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Firstly, I am aware of this question, but: 1) there is no accepted answer there and 2) my situation is not as good as the OP's in that question.

Being new to research, I have always thought it is about the new knowledge you create. Many times, you follow a theory to find out that it doesn't work. I had thought it is OK to publish such findings and to provide a constructive criticism thereof, but recently I got a second rejection which made me revisit myself.

From your practical experience, is it worthy submitting in such cases? if not, how is this situation best dealt with provided that much time and effort are usually invested therein?

I assume it makes sense to submit in principle but I am wondering whether the academic reality agrees with such an assumption.

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    See this: nature.com/articles/471448e The last sentence sums up the situation pretty well. – Roland Aug 5 '20 at 14:42
  • However, registered reports might be an option for you. – Roland Aug 5 '20 at 14:45
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    An answer being accepted sounds impressive, but all it means is that the person asking the question thought that that answer was good. So that is not much of a quality indicator. It depends on how knowledgeable the person asking the question is and if (s)he is even aware that (s)he could accept an answer. So the absence of an accepted answer means pretty much nothing. – Maarten Buis Aug 5 '20 at 15:22
  • @MaartenBuis could well be the case and also could not. However, I am aware of that issue hence the reason #2. My situation is "worse" so to say – Jabro Aug 5 '20 at 15:58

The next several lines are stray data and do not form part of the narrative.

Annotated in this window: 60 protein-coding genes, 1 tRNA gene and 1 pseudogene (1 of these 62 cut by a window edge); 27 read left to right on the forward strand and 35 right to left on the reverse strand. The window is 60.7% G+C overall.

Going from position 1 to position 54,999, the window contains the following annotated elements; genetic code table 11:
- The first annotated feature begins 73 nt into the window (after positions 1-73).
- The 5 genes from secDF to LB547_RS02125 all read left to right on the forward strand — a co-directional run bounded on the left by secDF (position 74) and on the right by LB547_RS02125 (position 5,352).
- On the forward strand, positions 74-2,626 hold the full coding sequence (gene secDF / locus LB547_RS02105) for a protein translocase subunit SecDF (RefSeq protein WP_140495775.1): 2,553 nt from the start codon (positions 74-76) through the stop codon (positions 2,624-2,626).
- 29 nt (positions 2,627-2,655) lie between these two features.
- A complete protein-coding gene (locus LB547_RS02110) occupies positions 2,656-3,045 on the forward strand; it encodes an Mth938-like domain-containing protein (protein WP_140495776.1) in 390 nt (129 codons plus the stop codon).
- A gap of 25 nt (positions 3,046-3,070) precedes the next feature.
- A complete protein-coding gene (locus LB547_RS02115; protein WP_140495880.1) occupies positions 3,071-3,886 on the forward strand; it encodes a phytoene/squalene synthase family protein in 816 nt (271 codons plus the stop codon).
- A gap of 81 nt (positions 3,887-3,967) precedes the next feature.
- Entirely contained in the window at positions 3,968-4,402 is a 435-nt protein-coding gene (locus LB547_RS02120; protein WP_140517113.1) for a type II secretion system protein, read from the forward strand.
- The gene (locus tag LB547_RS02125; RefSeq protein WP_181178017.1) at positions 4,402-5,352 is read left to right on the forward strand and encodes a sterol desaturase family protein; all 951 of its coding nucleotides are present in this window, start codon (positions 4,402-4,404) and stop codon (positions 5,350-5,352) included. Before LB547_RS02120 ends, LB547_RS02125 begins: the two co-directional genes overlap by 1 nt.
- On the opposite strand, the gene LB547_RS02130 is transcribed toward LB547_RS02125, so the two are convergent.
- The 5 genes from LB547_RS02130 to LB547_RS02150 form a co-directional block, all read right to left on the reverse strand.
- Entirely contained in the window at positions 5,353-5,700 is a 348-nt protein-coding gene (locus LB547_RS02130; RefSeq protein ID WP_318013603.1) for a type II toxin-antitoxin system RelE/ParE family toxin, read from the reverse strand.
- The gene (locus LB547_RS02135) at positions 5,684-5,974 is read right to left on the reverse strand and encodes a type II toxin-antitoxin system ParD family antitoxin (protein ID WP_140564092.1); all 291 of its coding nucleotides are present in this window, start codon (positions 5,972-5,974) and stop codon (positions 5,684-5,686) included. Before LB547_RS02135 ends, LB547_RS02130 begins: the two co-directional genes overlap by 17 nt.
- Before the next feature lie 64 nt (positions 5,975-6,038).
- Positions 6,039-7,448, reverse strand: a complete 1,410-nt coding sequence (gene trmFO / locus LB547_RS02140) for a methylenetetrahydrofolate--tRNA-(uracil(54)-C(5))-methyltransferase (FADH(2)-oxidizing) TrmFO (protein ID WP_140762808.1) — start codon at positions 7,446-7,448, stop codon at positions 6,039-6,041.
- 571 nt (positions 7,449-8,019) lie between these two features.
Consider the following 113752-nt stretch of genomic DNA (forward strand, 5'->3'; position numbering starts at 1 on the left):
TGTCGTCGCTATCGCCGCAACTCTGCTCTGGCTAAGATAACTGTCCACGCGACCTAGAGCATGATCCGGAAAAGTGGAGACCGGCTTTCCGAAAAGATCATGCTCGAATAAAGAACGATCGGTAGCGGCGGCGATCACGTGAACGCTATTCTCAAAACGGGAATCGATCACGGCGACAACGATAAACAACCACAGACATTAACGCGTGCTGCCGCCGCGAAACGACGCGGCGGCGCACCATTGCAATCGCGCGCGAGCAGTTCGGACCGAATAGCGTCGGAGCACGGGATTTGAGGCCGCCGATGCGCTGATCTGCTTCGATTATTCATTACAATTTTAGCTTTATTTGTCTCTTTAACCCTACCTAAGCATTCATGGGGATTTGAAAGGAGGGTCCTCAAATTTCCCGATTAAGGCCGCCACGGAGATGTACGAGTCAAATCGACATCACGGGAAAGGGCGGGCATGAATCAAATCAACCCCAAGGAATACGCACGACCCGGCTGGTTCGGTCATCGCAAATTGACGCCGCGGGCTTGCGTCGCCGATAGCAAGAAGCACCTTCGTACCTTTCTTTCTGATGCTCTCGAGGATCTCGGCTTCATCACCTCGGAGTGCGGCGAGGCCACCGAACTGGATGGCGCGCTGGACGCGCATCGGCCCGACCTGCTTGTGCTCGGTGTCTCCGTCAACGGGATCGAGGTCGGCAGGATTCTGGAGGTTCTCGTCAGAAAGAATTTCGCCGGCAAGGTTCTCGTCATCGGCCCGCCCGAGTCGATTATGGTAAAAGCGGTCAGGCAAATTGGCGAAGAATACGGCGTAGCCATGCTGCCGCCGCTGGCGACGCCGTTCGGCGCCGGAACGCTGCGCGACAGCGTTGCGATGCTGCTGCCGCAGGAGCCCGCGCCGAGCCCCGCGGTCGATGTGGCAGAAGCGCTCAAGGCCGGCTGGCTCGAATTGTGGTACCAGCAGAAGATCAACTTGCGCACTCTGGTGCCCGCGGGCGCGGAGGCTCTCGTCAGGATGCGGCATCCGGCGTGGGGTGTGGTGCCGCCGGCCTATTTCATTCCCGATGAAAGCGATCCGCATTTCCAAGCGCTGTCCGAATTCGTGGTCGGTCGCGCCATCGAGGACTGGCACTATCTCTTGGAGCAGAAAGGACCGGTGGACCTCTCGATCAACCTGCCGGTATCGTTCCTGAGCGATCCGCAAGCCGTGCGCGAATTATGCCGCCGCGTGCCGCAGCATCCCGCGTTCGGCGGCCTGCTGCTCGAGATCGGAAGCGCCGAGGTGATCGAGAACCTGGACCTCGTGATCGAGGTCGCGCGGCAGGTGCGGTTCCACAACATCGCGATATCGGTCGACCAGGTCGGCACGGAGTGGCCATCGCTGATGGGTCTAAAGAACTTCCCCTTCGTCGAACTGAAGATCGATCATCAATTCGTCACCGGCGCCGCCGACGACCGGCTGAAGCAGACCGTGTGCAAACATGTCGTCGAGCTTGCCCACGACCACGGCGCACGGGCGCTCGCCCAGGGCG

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Can you make a good theory on why it doesn't work? How it fails? When it fails? Can you extend your showcase to show that? I think this would be more interesting.

The truth is, otherwise it is difficult because far too many people are reducing papers to state of the art results. I don't approve of this but this seems to be far too common.

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    I didn't quite get what you meant by "reducing papers to sota results", can you explain more please? – Jabro Aug 5 '20 at 17:22
  • Sorry for not explaining better, in my field sota: state-of-the-art is basically the best results achieved on for example, a public dataset. So people have theories, they implement those and test it on these datasets, and then you can analyze how your method compares to the best results achieved by others until then (sota). So more than often, in my field, reviewers only consider this, even if you have a different approach, a novel method etc. which might be actually insightful. It is just too easy to dismiss a theory if they aren't working just as well. – dusa Aug 5 '20 at 17:25
  • Of course this is bad practice because, again, in my field, most of the time getting good results is very much dependent on access to an abundance of human and computing power, tests and trials that finetune your implementation. – dusa Aug 5 '20 at 17:26
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    My point is, why a theory or method fails can be well written to be an interesting paper, but otherwise I feel it has lower chances – dusa Aug 5 '20 at 17:29
  • Reflecting on the original question I get that it is not that worth it proceeding and investing more resources into submitting such inferior results, no? (pragmatically speaking) – Jabro Aug 6 '20 at 11:19
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There is a big problem called publication bias: only studies that "find something" get published. In part this bias is due to journals being less likely to accept papers with negative findings. In part this is due to researchers not even submitting the papers. So, the fact that you submitted those papers is an important and positive step you have taken to (try to) reduce publication bias. However, it is an uphill battle.

  • I agree that it's a nudge in the correct direction, but most of us are very tight on resources, and such a bias needs to be resolved on higher levels inevitably. How would this bias be reduced if such publications do not see the light of day? alas, slightly if at all – Jabro Aug 6 '20 at 11:15

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